Character(s): Neville St. Clair, John Watson
Summary: Neville St. Clair's job history did not do him any favours.
Author's Notes: Fill for July 23nd prompt: "You must rewrite the end scene of a case, in any universe you choose (book, movie, television) - and in any way you choose. If you want to make it angstier, feel free; if you want to add a gratuitous wrap-up scene that really needed to be in there (or delete the ennnnndless exposition), go for it; if you think it was unrealistic and want to just kill off all the characters, now's your chance. Pick a story/episode/movie, and end it differently than the original." This addresses the end of The Man with the Twisted Lip
Word Count: 100
"It must stop here, however," said Bradstreet. "If the police are to hush this thing up, there must be no more of Hugh Boone."
"I have sworn it by the most solemn oaths which a man can take."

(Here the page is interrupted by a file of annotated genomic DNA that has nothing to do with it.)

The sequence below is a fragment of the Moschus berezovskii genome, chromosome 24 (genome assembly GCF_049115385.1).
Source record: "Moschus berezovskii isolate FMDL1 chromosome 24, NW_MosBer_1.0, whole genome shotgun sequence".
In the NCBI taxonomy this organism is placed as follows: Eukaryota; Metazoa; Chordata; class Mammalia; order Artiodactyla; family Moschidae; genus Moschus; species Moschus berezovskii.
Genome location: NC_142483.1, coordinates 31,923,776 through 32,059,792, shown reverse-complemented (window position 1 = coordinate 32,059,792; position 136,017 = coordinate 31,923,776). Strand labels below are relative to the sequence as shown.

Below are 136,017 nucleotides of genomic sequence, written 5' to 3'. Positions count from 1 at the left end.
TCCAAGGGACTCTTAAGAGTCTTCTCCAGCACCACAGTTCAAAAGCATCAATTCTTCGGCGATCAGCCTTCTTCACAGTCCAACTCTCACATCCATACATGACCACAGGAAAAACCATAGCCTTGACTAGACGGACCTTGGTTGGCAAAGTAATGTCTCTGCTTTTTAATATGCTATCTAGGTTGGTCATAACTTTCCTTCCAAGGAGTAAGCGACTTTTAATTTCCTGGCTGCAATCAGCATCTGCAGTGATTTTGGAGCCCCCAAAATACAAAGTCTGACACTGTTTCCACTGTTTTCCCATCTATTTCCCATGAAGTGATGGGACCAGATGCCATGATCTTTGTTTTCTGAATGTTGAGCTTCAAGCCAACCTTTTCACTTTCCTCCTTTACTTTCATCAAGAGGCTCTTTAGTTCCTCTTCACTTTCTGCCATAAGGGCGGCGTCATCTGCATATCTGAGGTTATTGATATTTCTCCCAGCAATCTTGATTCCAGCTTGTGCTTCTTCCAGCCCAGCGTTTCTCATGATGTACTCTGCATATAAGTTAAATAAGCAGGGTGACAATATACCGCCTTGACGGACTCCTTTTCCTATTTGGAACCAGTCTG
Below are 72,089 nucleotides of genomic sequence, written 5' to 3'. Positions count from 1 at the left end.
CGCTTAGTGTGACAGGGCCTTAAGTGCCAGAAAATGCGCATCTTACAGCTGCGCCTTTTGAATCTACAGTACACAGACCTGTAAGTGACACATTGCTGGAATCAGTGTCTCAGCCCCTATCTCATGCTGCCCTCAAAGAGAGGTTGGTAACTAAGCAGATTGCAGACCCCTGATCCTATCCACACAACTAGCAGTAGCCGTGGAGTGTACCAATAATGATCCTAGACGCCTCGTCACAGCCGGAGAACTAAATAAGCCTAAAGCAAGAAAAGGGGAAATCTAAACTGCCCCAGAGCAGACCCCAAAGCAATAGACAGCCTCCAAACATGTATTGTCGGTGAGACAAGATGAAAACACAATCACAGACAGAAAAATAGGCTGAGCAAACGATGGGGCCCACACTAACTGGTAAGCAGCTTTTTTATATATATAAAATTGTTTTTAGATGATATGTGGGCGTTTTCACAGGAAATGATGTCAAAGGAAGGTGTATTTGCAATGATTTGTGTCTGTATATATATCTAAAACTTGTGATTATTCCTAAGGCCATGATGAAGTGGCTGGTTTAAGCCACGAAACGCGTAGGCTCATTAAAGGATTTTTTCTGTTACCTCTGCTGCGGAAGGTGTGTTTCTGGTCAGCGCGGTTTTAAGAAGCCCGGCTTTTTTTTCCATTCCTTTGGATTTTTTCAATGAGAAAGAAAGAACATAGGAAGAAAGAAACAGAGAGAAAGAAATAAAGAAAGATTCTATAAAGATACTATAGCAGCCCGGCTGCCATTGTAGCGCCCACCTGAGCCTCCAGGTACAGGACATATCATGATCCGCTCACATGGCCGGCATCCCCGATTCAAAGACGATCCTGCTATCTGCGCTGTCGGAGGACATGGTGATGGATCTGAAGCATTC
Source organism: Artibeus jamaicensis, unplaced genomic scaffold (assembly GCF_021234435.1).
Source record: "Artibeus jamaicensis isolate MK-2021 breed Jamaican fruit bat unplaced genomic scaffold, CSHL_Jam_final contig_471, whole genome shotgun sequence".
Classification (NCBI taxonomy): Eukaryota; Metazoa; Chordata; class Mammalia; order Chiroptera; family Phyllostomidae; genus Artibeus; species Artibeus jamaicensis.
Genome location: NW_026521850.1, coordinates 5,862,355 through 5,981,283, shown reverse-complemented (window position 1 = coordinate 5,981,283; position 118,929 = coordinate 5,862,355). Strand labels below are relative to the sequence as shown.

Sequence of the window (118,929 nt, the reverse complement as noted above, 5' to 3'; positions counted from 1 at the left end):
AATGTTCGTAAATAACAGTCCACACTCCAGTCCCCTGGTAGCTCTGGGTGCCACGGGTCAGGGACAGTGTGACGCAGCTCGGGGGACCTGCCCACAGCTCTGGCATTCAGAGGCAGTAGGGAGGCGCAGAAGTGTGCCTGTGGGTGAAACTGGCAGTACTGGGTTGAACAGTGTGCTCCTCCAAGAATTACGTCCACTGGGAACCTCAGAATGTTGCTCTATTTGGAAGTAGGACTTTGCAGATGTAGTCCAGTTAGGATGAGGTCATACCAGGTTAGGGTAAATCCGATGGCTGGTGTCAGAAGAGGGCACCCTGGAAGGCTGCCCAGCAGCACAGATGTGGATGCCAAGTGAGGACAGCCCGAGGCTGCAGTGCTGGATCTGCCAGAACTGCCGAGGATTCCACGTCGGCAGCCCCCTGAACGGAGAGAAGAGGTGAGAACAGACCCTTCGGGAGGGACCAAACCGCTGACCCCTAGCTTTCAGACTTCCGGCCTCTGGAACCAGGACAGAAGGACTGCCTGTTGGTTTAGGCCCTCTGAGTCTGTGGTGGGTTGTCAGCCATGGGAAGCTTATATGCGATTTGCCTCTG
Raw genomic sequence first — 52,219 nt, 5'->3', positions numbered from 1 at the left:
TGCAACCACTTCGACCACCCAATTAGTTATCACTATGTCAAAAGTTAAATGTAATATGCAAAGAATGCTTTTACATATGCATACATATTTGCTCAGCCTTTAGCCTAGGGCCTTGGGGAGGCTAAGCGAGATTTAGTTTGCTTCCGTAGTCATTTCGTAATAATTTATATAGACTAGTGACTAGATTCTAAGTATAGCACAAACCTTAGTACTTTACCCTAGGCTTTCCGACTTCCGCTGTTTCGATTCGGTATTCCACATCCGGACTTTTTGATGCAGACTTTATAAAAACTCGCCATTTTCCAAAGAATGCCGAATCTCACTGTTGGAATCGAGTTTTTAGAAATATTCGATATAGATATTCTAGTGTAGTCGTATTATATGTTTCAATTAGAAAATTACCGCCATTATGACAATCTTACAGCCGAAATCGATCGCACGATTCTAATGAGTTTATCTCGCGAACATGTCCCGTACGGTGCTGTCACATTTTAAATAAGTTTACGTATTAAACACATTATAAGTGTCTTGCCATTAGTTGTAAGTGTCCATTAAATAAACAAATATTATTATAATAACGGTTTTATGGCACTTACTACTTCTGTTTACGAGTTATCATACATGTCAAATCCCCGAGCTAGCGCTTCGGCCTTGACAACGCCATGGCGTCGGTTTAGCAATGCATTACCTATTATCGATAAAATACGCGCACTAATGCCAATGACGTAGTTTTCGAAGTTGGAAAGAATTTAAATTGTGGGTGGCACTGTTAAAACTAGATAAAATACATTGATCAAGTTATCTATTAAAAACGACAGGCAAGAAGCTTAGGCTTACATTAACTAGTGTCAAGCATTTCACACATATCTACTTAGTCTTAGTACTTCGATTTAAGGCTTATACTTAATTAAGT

Of course, it did not stop there. Unable to provide any evidence of recent employment, Mr. St. Clair returned to his work at the paper, at two pounds a week. He could not support his wife and children at their former standard—or, in the end, at all. It was ironic that necessity now forced him to retread the same path that inclination had once led him down. It was tragic that he never matched the success of Hugh Boone. Watson, however, knew his readers well enough by now to lay down his pen before the end of the story.